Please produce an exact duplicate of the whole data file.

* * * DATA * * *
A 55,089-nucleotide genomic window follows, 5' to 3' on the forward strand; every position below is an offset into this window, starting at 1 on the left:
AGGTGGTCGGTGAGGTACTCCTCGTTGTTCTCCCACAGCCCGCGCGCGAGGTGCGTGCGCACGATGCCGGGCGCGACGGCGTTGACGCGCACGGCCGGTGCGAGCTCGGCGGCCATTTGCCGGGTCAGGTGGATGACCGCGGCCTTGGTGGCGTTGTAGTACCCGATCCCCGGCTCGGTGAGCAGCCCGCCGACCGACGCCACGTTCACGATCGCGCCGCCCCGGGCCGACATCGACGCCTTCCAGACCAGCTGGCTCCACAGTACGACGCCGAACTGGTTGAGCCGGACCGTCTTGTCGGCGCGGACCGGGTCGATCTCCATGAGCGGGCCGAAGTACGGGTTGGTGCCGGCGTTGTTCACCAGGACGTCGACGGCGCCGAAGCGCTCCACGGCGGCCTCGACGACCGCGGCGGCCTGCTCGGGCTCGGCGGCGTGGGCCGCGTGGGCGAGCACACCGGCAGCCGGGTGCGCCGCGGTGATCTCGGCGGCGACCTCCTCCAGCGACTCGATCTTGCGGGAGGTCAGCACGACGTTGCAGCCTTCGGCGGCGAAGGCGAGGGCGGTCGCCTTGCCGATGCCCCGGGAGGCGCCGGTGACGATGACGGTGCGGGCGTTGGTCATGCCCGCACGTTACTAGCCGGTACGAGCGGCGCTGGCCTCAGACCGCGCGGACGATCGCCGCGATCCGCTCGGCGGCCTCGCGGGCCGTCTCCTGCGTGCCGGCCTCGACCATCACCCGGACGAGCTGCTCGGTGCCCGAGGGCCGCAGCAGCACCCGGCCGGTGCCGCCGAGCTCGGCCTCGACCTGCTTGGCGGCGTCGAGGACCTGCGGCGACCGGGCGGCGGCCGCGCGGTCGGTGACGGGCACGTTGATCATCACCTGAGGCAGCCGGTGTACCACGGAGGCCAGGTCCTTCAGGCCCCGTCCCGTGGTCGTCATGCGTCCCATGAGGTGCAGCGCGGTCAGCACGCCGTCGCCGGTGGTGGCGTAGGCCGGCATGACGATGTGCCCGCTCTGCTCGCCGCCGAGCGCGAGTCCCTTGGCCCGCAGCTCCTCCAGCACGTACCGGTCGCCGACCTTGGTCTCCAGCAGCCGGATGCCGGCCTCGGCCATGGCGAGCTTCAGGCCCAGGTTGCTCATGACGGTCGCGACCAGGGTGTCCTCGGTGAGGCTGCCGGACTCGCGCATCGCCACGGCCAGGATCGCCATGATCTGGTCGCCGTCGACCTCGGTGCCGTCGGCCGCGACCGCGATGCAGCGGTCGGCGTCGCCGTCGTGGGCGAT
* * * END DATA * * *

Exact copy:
A 55,089-nucleotide genomic window follows, 5' to 3' on the forward strand; every position below is an offset into this window, starting at 1 on the left:
AGGTGGTCGGTGAGGTACTCCTCGTTGTTCTCCCACAGCCCGCGCGCGAGGTGCGTGCGCACGATGCCGGGCGCGACGGCGTTGACGCGCACGGCCGGTGCGAGCTCGGCGGCCATTTGCCGGGTCAGGTGGATGACCGCGGCCTTGGTGGCGTTGTAGTACCCGATCCCCGGCTCGGTGAGCAGCCCGCCGACCGACGCCACGTTCACGATCGCGCCGCCCCGGGCCGACATCGACGCCTTCCAGACCAGCTGGCTCCACAGTACGACGCCGAACTGGTTGAGCCGGACCGTCTTGTCGGCGCGGACCGGGTCGATCTCCATGAGCGGGCCGAAGTACGGGTTGGTGCCGGCGTTGTTCACCAGGACGTCGACGGCGCCGAAGCGCTCCACGGCGGCCTCGACGACCGCGGCGGCCTGCTCGGGCTCGGCGGCGTGGGCCGCGTGGGCGAGCACACCGGCAGCCGGGTGCGCCGCGGTGATCTCGGCGGCGACCTCCTCCAGCGACTCGATCTTGCGGGAGGTCAGCACGACGTTGCAGCCTTCGGCGGCGAAGGCGAGGGCGGTCGCCTTGCCGATGCCCCGGGAGGCGCCGGTGACGATGACGGTGCGGGCGTTGGTCATGCCCGCACGTTACTAGCCGGTACGAGCGGCGCTGGCCTCAGACCGCGCGGACGATCGCCGCGATCCGCTCGGCGGCCTCGCGGGCCGTCTCCTGCGTGCCGGCCTCGACCATCACCCGGACGAGCTGCTCGGTGCCCGAGGGCCGCAGCAGCACCCGGCCGGTGCCGCCGAGCTCGGCCTCGACCTGCTTGGCGGCGTCGAGGACCTGCGGCGACCGGGCGGCGGCCGCGCGGTCGGTGACGGGCACGTTGATCATCACCTGAGGCAGCCGGTGTACCACGGAGGCCAGGTCCTTCAGGCCCCGTCCCGTGGTCGTCATGCGTCCCATGAGGTGCAGCGCGGTCAGCACGCCGTCGCCGGTGGTGGCGTAGGCCGGCATGACGATGTGCCCGCTCTGCTCGCCGCCGAGCGCGAGTCCCTTGGCCCGCAGCTCCTCCAGCACGTACCGGTCGCCGACCTTGGTCTCCAGCAGCCGGATGCCGGCCTCGGCCATGGCGAGCTTCAGGCCCAGGTTGCTCATGACGGTCGCGACCAGGGTGTCCTCGGTGAGGCTGCCGGACTCGCGCATCGCCACGGCCAGGATCGCCATGATCTGGTCGCCGTCGACCTCGGTGCCGTCGGCCGCGACCGCGATGCAGCGGTCGGCGTCGCCGTCGTGGGCGAT